Given the conversations happening now at the federal level around funding for nutrition assistance programs for our nation’s highest-need communities, nutrition educators need to pay close attention. Whether you are someone who likes to work behind the scenes or take center stage, we need to be strong advocates for these programs to ensure that individuals and communities across the lifecycle have access to adequate and nutritious food. These programs are critical given their vital role in addressing food insecurity, improving public health, and fostering equitable opportunities for vulnerable populations.
One of the primary reasons for advocating for federal nutrition programs is their pivotal role in combating food insecurity specifically for individuals of low income, children, pregnant women, and the elderly. These programs, such as the Supplemental Nutrition Assistance Program (SNAP), Special Supplemental Nutrition Program for Women, Infants, and Children (WIC), and the National School Lunch Program (NSLP), provide critical support to individuals and families who struggle to afford nutritious food. By advocating for the expansion, protection, and improvement of these programs, we can ensure that the most vulnerable members of society have access to the nourishment they need for their health and well-being. We also prioritize the well-being and dignity of those who are most at risk of food insecurity and its associated consequences.
Federal nutrition programs also have a direct impact on public health. Access to nutritious food through these programs helps prevent and manage chronic diseases, improve overall health outcomes, and reduce healthcare costs. As such, these programs provide a critical step toward achieving equity and social justice. They aim to level the playing field by providing equal access to nutritious food for individuals and communities, regardless of socioeconomic status or background. By advocating for federal nutrition programs, we contribute to the promotion of healthier diets, reducing the burden of diet-related illnesses, and fostering a healthier population. On a larger scale, we address systemic disparities in food access, support underserved communities, and promote a more just and equitable society.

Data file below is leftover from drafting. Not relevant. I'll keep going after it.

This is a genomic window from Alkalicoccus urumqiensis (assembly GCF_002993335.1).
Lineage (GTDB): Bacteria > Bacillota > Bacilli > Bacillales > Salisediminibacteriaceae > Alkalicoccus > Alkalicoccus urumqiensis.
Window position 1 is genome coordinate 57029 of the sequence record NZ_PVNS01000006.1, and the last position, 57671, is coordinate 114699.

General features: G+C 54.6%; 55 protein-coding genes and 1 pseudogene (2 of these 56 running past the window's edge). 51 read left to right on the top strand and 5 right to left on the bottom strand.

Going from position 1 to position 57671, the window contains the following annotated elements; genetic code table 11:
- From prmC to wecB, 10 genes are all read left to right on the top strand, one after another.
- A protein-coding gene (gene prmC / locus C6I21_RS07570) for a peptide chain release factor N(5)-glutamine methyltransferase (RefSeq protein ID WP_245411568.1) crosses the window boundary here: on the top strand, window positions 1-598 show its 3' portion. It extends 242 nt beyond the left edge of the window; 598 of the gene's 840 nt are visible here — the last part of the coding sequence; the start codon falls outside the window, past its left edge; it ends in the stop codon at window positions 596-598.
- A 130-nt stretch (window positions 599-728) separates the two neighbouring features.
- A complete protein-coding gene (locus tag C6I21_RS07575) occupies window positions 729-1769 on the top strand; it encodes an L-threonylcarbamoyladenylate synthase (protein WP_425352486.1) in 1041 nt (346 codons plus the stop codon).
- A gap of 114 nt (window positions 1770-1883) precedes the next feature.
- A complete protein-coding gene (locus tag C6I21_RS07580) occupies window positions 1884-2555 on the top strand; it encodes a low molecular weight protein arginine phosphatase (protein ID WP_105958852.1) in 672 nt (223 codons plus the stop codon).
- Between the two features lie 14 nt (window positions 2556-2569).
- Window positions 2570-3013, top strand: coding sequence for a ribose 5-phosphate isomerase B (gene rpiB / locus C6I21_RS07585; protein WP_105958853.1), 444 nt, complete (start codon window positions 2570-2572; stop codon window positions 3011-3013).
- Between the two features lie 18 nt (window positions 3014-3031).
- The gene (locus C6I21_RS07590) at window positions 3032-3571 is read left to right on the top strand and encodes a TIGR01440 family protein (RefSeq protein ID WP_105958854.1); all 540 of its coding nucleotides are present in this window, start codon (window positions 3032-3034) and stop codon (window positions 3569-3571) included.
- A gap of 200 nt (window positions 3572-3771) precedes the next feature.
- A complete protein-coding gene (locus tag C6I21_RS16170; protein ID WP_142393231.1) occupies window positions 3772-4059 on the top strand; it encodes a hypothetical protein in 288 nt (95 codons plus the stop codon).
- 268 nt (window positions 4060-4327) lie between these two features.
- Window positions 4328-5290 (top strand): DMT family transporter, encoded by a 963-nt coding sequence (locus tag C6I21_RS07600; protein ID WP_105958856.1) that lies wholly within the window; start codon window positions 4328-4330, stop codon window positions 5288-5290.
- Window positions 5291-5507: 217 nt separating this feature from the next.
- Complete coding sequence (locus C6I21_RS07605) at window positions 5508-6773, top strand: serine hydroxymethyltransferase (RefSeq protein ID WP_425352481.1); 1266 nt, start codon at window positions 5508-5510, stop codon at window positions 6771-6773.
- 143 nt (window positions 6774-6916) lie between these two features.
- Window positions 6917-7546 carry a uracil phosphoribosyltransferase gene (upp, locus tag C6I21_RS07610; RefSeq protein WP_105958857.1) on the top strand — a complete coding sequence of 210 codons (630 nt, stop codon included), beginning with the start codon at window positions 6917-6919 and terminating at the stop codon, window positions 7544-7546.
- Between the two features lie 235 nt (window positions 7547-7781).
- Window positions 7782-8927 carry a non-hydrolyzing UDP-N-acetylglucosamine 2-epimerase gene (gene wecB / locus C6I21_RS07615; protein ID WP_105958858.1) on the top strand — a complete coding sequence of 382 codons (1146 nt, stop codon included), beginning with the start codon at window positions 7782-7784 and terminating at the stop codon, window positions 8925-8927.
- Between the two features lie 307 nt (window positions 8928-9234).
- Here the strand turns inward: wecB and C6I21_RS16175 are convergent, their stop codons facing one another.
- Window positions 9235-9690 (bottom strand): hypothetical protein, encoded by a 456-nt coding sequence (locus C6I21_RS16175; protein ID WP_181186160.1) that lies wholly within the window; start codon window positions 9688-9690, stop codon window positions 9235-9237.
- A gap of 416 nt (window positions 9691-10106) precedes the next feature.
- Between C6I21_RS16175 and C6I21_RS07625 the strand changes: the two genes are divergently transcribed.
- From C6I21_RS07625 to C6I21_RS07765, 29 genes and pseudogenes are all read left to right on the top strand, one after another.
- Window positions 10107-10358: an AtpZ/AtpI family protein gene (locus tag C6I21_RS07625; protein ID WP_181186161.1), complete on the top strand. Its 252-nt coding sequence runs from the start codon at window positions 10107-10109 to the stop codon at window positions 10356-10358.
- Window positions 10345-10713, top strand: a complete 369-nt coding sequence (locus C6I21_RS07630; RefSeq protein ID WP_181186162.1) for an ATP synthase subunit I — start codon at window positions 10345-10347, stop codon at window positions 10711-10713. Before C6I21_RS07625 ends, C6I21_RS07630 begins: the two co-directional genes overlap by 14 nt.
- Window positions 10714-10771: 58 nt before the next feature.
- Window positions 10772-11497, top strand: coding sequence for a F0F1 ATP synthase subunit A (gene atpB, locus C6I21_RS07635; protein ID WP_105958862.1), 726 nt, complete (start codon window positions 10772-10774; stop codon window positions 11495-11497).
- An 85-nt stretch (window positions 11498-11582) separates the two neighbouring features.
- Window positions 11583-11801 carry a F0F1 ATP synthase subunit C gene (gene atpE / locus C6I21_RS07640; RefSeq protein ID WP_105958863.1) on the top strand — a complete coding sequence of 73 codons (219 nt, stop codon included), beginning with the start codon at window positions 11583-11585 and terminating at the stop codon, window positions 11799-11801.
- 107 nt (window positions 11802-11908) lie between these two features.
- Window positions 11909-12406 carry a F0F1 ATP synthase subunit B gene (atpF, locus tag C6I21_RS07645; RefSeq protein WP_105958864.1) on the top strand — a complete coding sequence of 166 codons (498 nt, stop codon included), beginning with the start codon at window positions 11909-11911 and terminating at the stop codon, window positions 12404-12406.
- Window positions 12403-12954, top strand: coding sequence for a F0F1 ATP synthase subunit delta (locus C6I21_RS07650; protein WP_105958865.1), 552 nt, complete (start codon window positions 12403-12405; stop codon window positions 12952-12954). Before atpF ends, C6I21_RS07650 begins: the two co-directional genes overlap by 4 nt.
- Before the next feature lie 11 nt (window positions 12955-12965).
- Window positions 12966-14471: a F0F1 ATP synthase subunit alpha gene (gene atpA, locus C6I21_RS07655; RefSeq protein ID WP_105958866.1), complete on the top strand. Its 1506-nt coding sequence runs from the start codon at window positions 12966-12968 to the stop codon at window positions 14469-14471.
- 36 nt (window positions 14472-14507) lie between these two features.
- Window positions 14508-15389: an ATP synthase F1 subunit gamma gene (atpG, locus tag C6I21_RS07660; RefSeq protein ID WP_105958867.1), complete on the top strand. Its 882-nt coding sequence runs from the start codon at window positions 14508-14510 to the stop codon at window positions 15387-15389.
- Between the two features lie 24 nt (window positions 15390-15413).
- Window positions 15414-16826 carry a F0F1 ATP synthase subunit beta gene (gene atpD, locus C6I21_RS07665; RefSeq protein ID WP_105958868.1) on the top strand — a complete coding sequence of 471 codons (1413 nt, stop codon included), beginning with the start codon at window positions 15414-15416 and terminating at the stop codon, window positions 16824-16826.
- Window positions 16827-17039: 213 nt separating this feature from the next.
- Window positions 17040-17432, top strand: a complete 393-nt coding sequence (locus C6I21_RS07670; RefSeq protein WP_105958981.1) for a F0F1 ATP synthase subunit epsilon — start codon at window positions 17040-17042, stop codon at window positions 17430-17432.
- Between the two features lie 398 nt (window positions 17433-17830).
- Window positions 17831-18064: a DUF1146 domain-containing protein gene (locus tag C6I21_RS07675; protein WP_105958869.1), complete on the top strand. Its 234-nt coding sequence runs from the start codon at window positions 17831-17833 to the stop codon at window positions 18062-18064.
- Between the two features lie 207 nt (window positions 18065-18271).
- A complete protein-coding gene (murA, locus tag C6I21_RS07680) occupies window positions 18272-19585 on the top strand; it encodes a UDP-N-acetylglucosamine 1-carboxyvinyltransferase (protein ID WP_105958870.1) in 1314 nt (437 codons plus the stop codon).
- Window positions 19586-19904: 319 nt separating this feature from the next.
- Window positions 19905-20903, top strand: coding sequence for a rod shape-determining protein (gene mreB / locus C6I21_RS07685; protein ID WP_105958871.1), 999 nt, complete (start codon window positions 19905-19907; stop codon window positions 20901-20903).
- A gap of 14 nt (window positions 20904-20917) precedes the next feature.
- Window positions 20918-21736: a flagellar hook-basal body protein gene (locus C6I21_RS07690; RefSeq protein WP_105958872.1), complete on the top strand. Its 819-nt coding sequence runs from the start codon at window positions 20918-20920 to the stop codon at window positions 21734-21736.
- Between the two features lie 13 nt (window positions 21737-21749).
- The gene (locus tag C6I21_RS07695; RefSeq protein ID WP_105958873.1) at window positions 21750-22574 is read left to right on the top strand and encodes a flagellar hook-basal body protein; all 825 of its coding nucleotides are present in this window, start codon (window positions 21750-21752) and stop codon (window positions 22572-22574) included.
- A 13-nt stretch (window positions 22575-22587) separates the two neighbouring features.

So, what can we do?
First and foremost, stay informed. The Advisory Committee on Public Policy (ACPP) of the Society for Nutrition Education and Behavior (https://www.sneb.org/public-policy-resources/) provides pertinent and timely information on public policy priority issues as well as aids in the development of position papers, letters of endorsement, and opportunities for testifying in front of Congress. Second, participate in public comment opportunities. Recently we have had opportunities to provide commentary on important issues regarding changing school meals and expanding the community eligibility provision. More is coming as we advocate for Healthy School Meals for all. Lastly, JNEB wants to publish your work showing the impact of nutrition programs at all levels (federal, state, and local) on the health and wellness of our communities. One of our biggest strengths is our research. We are looking for more papers highlighting the effectiveness of nutrition programs in combating food insecurity, diet-related chronic disease, and overall health outcomes.